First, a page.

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      We had a dog once. She was a pure breed American Cocker Spaniel and her name was Princess Tisha Land of Old Black Jo. We called her Tisha. She was living in a pet shop when my wife, Barbara, and I first saw her. We had never had a dog, so we decided to buy the little black ball of fur. She cost $75, and that was probably the best buy I ever made.
    The first night away from her home, we set up a cardboard box full of shredded papers and put it next to our bed so we could tend after her if she whined or needed a soft pat on the head or a neck scratched. After a few nights by our bed, when she had trained herself to go outside to relieve herself, we removed the box and she just slept on the floor. She liked being close by and we liked her there too.
      Soon Tisha seemed to be very attached to me. She would follow me around, I would give her crunchy Nabisco doggie bones, and at night we would take a walk around the block. I never needed a leash, because if she strayed too close to the street, all it took was a click of the tongue and a "come Tisha", and she would heel right along side of me. She never failed to respond to this quiet command. I knew she just wanted to be close to me.
      Like most dogs, Tisha loved to go riding in the car. She would hop up in the front seat and sit right down if we were alone, or jump between us if Barbara was along. I can see Tisha's face clearly now, with her tongue hanging out and what I thought was a contented smile on her face.
      Every so often we would take her with us when we went boating at my parents' home in Lake Isabella. She would hop right in the boat and hang her head over the side, enjoying the soft spray of the wake of the bow. When we would dock, and I dove in for a swim, Tisha would dive right in after me, swimming right up next to me, and I had to be careful of her paws reaching out while she dog paddled. Tisha was a water dog and a hunter and had no fear of any body of water.
      One year, when Tisha was in heat, apparently a neighborhood romeo made its way into the yard and what do you know, after a while she gave birth to some little puppies. I built a dog house for her and she guarded her pups day and night. I tried to reach in and pet them once, and for the first and last time, Tisha growled at me. Her instincts were greater than her love for me, and that was okay, as she wasn't ready to give them up yet.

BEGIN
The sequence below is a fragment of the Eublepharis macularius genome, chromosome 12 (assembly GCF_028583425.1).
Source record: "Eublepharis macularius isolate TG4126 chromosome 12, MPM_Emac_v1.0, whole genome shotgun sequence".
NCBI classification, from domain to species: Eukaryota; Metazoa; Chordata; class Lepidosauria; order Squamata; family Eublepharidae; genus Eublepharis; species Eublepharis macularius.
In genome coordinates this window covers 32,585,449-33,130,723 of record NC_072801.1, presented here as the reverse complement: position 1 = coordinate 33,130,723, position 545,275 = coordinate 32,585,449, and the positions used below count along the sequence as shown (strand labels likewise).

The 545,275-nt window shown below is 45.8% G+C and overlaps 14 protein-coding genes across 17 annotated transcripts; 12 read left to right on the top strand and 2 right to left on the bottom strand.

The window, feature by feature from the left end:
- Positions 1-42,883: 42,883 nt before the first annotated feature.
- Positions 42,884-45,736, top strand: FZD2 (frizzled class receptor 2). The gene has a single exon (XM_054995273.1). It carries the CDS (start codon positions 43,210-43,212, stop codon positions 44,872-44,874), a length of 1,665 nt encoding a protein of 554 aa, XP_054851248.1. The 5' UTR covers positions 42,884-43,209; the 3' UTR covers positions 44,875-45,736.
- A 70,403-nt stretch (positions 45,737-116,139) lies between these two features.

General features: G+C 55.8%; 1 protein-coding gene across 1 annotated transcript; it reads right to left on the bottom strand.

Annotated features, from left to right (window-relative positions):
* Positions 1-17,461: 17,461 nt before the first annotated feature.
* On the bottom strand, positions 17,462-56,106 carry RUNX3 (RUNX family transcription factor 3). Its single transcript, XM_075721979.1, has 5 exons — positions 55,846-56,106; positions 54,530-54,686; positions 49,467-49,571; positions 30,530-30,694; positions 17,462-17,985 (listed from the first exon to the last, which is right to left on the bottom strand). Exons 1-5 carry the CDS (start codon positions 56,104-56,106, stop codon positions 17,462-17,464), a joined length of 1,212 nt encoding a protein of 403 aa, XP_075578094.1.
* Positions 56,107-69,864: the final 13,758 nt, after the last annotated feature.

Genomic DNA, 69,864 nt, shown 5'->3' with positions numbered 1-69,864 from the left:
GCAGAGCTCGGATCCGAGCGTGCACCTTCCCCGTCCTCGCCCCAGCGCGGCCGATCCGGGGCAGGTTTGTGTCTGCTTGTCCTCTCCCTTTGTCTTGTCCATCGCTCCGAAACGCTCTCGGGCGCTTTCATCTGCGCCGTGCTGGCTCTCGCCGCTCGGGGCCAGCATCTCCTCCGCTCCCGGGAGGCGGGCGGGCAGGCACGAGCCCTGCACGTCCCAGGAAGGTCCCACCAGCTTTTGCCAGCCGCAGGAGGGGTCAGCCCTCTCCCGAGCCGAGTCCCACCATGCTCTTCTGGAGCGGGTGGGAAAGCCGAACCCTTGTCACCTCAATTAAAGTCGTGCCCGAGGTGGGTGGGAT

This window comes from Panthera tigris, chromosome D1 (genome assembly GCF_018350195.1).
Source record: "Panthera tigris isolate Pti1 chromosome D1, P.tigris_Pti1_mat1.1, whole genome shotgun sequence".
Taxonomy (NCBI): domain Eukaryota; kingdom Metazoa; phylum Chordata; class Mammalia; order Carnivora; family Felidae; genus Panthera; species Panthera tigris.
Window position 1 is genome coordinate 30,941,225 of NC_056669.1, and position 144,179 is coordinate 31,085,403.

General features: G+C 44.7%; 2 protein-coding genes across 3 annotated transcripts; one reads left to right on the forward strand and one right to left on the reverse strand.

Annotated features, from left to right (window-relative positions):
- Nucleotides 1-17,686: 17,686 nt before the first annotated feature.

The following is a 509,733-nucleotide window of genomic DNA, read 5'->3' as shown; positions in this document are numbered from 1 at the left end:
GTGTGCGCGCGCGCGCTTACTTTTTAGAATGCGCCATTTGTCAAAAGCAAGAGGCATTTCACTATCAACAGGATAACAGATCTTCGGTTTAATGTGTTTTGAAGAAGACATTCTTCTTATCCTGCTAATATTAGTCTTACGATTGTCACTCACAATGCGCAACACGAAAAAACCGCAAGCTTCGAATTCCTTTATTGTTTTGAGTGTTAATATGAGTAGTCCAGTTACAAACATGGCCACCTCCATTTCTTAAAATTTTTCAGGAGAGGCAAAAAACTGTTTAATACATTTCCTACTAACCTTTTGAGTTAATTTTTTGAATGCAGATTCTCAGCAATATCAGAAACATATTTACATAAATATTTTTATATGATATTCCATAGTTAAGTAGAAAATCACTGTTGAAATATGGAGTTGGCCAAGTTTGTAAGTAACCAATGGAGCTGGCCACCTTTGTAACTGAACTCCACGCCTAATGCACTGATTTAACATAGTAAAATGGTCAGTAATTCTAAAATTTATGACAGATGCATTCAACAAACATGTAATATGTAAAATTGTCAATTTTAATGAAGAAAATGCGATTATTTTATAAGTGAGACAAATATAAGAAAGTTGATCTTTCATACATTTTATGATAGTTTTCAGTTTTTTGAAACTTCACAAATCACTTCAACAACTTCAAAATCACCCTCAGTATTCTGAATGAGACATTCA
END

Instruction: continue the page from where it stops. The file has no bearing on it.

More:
Tisha loved two things. Her dog bones, and tennis balls. She must have gone through a dozen or more balls, chewing on them, chasing them, just generally enjoying them, in the house or out on the lawn.
      One thing for sure, Tisha was not a good guard dog. She wouldn't raise a racket if someone she didn't know came in the yard. But if a stranger came in the house, she would hunch up and all the hair on her back would stick straight up, and out would come a slight growl, not a big bark, just a low rumble. We didn't like barking dogs anyway, so we even loved her for that. Funny that the two people she growled at the most when they came to visit, was Barbara's father, and my best friend.
      Tisha had one quirk that got our attention. Whenever I went away for any length of time, when I returned she would squat down and wet. I'm sure she was just excited to see me. The same thing would happen when we took her to the vet. Once she got through the front door, she would squat down and go all over the waiting room. After a while, I just carried her into the office, and we were ushered right in to the examination room. And when I set her on the table, she would quiver like she was cold, but I knew she simply wanted to get out of there and go home. And that was okay too.
      Well, as is always the case, time moved on and Tisha grew old. She was going blind and began to stagger and bump into things. I knew what was coming, but I also knew it wasn't going to be easy to say goodbye. As much as is possible, I began to mentally prepare myself for the inevitable day that I knew wasn't too far off. This really can't be done with much success, but I at least made an effort.
      I buried this very best friend, Princess Tisha Land of old Black Jo, in the back yard of our home. I placed Tisha in a used, very special, white percale pillowcase, and tucked it inside a black plastic bag. I put a Nabisco dog bone and a tennis ball in with her, and hugged her. I have not yet met anyone who has surpassed the love she showed me every day of her life. I don't think I ever will.
A Time to Weep, A Time to Rejoice
Laramie Boyd
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